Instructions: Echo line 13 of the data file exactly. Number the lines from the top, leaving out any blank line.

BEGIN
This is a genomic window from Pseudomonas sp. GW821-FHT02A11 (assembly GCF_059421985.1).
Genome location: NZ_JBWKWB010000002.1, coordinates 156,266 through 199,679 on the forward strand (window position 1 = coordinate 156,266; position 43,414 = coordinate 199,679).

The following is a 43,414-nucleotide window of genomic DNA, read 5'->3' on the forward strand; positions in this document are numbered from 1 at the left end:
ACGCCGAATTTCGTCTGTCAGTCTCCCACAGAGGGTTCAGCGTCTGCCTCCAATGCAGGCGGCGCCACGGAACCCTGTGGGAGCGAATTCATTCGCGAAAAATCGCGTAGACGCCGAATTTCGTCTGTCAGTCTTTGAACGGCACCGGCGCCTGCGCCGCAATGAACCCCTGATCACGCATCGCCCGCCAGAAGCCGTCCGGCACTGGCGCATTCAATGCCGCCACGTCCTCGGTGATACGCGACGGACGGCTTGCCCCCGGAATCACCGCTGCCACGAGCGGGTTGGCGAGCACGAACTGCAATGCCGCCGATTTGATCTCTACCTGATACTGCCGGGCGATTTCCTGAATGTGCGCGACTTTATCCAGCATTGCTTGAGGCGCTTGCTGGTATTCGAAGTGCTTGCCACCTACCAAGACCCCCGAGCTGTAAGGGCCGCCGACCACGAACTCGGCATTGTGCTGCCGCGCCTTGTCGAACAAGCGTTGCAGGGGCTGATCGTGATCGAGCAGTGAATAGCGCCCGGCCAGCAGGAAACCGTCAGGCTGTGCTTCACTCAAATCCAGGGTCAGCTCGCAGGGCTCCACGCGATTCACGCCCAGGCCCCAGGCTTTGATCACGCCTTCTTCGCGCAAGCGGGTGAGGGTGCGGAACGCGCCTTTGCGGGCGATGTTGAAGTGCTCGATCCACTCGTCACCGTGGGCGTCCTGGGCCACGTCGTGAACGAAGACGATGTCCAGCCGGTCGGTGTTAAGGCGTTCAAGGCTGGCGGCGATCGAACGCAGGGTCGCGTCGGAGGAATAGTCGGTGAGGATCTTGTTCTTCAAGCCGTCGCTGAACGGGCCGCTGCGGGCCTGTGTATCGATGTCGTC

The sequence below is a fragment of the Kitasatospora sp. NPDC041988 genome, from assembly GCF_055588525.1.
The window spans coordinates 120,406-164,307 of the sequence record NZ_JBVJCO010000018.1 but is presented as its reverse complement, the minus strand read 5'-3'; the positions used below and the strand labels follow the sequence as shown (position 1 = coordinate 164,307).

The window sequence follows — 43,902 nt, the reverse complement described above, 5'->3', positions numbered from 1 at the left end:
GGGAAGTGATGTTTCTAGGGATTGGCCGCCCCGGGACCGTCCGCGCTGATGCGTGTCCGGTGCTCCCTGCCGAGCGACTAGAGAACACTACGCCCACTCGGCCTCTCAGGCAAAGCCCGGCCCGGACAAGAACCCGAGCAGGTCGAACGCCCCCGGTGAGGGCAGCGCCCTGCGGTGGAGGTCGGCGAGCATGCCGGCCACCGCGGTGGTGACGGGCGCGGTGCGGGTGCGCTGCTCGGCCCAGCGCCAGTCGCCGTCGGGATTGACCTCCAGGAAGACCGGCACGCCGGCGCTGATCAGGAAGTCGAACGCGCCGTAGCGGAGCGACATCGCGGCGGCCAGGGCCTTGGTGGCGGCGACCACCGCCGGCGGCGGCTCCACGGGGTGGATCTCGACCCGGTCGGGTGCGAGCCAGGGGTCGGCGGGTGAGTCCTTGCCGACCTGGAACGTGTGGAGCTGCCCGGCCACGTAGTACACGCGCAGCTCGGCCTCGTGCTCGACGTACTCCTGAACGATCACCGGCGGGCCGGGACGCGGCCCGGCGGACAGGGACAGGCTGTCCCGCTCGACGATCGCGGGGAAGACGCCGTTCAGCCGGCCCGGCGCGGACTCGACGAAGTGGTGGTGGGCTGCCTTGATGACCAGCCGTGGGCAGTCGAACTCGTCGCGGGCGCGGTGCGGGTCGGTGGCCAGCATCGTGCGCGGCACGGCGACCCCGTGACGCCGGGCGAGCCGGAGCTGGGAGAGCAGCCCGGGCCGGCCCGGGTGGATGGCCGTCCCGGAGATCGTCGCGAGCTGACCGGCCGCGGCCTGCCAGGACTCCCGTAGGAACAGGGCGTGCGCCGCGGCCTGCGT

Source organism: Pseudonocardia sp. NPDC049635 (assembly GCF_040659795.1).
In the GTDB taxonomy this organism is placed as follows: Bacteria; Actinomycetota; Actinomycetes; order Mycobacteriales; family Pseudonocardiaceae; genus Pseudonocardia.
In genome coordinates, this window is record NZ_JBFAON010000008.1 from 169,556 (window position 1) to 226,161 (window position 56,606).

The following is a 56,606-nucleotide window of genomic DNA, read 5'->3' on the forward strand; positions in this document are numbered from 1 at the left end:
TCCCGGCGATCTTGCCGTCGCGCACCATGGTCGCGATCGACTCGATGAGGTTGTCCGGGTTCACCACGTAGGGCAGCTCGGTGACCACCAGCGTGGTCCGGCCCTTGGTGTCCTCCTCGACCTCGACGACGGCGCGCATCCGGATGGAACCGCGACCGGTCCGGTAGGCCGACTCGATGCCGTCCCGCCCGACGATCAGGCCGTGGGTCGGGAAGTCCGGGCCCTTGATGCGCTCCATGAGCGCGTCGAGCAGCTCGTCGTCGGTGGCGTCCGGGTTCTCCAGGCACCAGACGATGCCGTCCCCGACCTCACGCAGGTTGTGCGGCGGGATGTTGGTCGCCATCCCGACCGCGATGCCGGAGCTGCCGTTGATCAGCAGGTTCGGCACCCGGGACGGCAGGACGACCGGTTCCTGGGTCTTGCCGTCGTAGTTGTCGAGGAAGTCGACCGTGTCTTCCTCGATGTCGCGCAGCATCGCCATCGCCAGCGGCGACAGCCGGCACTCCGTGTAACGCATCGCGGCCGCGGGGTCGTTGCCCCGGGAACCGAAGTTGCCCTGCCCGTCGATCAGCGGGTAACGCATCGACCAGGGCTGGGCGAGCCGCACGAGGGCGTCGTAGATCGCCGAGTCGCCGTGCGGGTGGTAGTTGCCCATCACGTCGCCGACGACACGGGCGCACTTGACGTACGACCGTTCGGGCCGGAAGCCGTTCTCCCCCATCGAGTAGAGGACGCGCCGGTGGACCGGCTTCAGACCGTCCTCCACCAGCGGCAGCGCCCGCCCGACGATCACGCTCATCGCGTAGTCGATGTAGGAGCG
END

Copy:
TCCCGGCGATCTTGCCGTCGCGCACCATGGTCGCGATCGACTCGATGAGGTTGTCCGGGTTCACCACGTAGGGCAGCTCGGTGACCACCAGCGTGGTCCGGCCCTTGGTGTCCTCCTCGACCTCGACGACGGCGCGCATCCGGATGGAACCGCGACCGGTCCGGTAGGCCGACTCGATGCCGTCCCGCCCGACGATCAGGCCGTGGGTCGGGAAGTCCGGGCCCTTGATGCGCTCCATGAGCGCGTCGAGCAGCTCGTCGTCGGTGGCGTCCGGGTTCTCCAGGCACCAGACGATGCCGTCCCCGACCTCACGCAGGTTGTGCGGCGGGATGTTGGTCGCCATCCCGACCGCGATGCCGGAGCTGCCGTTGATCAGCAGGTTCGGCACCCGGGACGGCAGGACGACCGGTTCCTGGGTCTTGCCGTCGTAGTTGTCGAGGAAGTCGACCGTGTCTTCCTCGATGTCGCGCAGCATCGCCATCGCCAGCGGCGACAGCCGGCACTCCGTGTAACGCATCGCGGCCGCGGGGTCGTTGCCCCGGGAACCGAAGTTGCCCTGCCCGTCGATCAGCGGGTAACGCATCGACCAGGGCTGGGCGAGCCGCACGAGGGCGTCGTAGATCGCCGAGTCGCCGTGCGGGTGGTAGTTGCCCATCACGTCGCCGACGACACGGGCGCACTTGACGTACGACCGTTCGGGCCGGAAGCCGTTCTCCCCCATCGAGTAGAGGACGCGCCGGTGGACCGGCTTCAGACCGTCCTCCACCAGCGGCAGCGCCCGCCCGACGATCACGCTCATCGCGTAGTCGATGTAGGAGCG